Puppy mills are large-scale commercial facilities that breed canines for profit. Imagine a dog in a small cage, forced to reproduce over and over again during her life in prison. Void are the comforts of play toys, human companionship, and regular exercise, as this animal must endure substandard living conditions and receive little or no veterinary care. Many of these poor creatures are discouraged from barking and become mentally unstable from loneliness and confinement. Then, once fertility decreases, she may be killed, abandoned, or sold to another puppy mill.
In addition to promoting animal suffering, puppy mills contribute to the overpopulation of dogs, many of which have genetic defects, behavior issues, and health problems. And – as long as these dogs are given water, food, and shelter – puppy mill operations are legal in the United States.
How is this possible, you may wonder? In 1966, the United States Congress passed the Animal Welfare Act, which establishes minimum standards of care for select animal breeds sold commercially in America. However, as many puppy mills sell their dogs directly to the public through the Internet, newspaper advertising, and local pet shops, they are not mandated to follow federal legislation as set by the AWA. Additionally, animal cruelty and neglect laws all vary by state.
There are many organizations working hard to fight puppy mills. The Humane Society of the United States (HSUS) and American Society for the Prevention of Cruelty to Animals (ASPCA) are two organizations that support legislative reform and partner with local authorities to shut down the most severe puppy mills. United Against Puppy Mills (UAPM) frequently sends educational speakers to schools and businesses to promote action within the community. Other groups, like People for the Ethical Treatment of Animals (PETA), have even sent undercover investigators into puppy mill operations, reported their findings, and effectively shut down these facilities.
There are many ways you can be an advocate for dogs living in puppy mills. Write letters to your federal and state legislators and encourage them to support laws that protect animals. Voice your opinion in the local newspaper to teach your community about this important issue. Purchase and wear “Stop Puppy Mills” campaign gear in the form of t-shirts, bookmarks, dog collars, stickers, tote bags, and brochures – then, spread the word and hand out flyers at the dog park, playground, mall, and veterinarian’s office. Raise funds and sponsor a billboard in your city. Persuade your local pet store to reject puppy mill suppliers and partner with local animal shelters as a more compassionate business model. Finally, donate to groups that are campaigning to stop puppy mills, like the HSUS, UAPM, and PETA.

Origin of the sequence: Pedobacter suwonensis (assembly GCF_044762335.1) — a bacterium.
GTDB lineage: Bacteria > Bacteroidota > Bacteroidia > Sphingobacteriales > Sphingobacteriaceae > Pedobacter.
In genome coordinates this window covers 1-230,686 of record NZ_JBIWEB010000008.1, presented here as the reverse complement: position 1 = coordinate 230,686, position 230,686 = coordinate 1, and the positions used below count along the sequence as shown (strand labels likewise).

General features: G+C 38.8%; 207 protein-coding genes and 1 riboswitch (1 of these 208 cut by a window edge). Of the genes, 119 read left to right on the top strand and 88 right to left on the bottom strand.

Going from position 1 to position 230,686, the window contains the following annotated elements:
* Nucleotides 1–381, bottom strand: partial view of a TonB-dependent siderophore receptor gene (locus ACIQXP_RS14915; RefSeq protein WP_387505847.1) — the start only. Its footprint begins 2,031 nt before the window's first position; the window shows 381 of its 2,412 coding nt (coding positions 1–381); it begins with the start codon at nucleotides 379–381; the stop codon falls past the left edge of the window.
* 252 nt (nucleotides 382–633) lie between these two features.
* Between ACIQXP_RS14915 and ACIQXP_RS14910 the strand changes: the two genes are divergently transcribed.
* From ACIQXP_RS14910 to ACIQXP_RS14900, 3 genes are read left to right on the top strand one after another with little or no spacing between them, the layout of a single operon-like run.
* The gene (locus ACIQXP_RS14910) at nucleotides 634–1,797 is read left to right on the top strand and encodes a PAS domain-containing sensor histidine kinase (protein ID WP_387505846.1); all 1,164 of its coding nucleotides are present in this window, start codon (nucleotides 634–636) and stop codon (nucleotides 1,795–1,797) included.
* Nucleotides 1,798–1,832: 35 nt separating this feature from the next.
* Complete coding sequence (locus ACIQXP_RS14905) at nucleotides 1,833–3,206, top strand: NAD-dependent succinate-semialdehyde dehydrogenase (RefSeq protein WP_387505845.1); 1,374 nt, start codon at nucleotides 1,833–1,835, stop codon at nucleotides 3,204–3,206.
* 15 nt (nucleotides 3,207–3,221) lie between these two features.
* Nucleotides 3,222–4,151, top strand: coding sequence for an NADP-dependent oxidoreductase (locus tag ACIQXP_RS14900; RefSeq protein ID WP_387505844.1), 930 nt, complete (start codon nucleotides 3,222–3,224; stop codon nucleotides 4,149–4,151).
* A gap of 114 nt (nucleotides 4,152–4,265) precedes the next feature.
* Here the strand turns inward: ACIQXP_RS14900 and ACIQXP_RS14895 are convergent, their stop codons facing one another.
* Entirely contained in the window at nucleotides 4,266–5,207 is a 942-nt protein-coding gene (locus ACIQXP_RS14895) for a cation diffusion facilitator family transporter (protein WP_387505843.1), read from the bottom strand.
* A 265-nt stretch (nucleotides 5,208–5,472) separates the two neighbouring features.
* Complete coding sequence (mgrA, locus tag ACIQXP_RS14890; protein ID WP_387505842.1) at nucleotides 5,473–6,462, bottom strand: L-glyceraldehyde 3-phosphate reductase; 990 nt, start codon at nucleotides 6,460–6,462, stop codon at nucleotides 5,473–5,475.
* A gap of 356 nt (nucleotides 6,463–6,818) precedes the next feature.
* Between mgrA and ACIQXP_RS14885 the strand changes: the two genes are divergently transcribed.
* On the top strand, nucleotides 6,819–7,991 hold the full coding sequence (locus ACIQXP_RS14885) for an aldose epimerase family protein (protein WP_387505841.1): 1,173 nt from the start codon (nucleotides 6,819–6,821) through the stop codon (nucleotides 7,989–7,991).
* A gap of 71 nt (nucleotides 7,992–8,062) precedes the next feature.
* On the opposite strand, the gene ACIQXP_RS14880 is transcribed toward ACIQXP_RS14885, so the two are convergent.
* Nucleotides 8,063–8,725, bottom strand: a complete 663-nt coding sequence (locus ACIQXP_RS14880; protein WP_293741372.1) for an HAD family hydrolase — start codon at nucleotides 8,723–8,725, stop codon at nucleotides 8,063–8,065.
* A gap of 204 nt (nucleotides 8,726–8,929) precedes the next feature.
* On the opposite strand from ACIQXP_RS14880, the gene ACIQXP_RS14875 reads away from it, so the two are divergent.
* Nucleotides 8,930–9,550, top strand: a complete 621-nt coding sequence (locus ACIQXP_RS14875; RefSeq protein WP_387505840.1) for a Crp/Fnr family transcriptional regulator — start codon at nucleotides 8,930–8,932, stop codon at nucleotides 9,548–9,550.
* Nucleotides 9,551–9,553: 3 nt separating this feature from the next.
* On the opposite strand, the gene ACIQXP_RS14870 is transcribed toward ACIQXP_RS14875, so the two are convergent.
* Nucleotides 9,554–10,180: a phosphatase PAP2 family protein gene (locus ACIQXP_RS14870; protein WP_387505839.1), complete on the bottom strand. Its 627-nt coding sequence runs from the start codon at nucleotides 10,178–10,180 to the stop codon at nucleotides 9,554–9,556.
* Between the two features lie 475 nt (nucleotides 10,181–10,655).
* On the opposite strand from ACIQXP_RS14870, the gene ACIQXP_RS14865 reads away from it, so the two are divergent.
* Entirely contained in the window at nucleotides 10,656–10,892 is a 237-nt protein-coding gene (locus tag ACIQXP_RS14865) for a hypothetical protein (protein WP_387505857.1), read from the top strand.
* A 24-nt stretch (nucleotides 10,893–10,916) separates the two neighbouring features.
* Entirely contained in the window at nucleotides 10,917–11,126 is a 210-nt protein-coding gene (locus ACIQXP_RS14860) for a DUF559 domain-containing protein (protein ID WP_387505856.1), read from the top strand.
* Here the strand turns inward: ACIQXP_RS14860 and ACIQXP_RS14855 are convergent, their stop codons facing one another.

For those individuals wanting to purchase a puppy, consider adopting an animal from your local shelter. Many of these facilities have dozens of purebred and mixed canines just waiting for a loving home. And by adopting your next pooch, you are taking a stand against puppy mills. If you have a specific breed you are hoping to buy, take responsible precautions in learning about a potential breeder. Visit their premises and evaluate the standards of care they provide their animals. Ask for referrals of past clients. Be careful of online advertising – puppy mills often position themselves as family-owned breeders, complete with dramatic websites and fabricated testimonials. And finally, do not buy the cute, cuddly “doggy in the window” at a pet store, because it’s likely he came from a puppy mill. While you may think you are saving the little pup, you are instead fueling the supply-and-demand cycle of the puppy mill industry.
Together, we can educate others about this inhumane industry and put puppy mills out of business forever.
Learn more about puppy mills at this Humane Society Resource:
Purchase “Stop Puppy Mills” campaign gear:
Study a chart of puppy mill laws by state:
Understand more about animal cruelty legislation: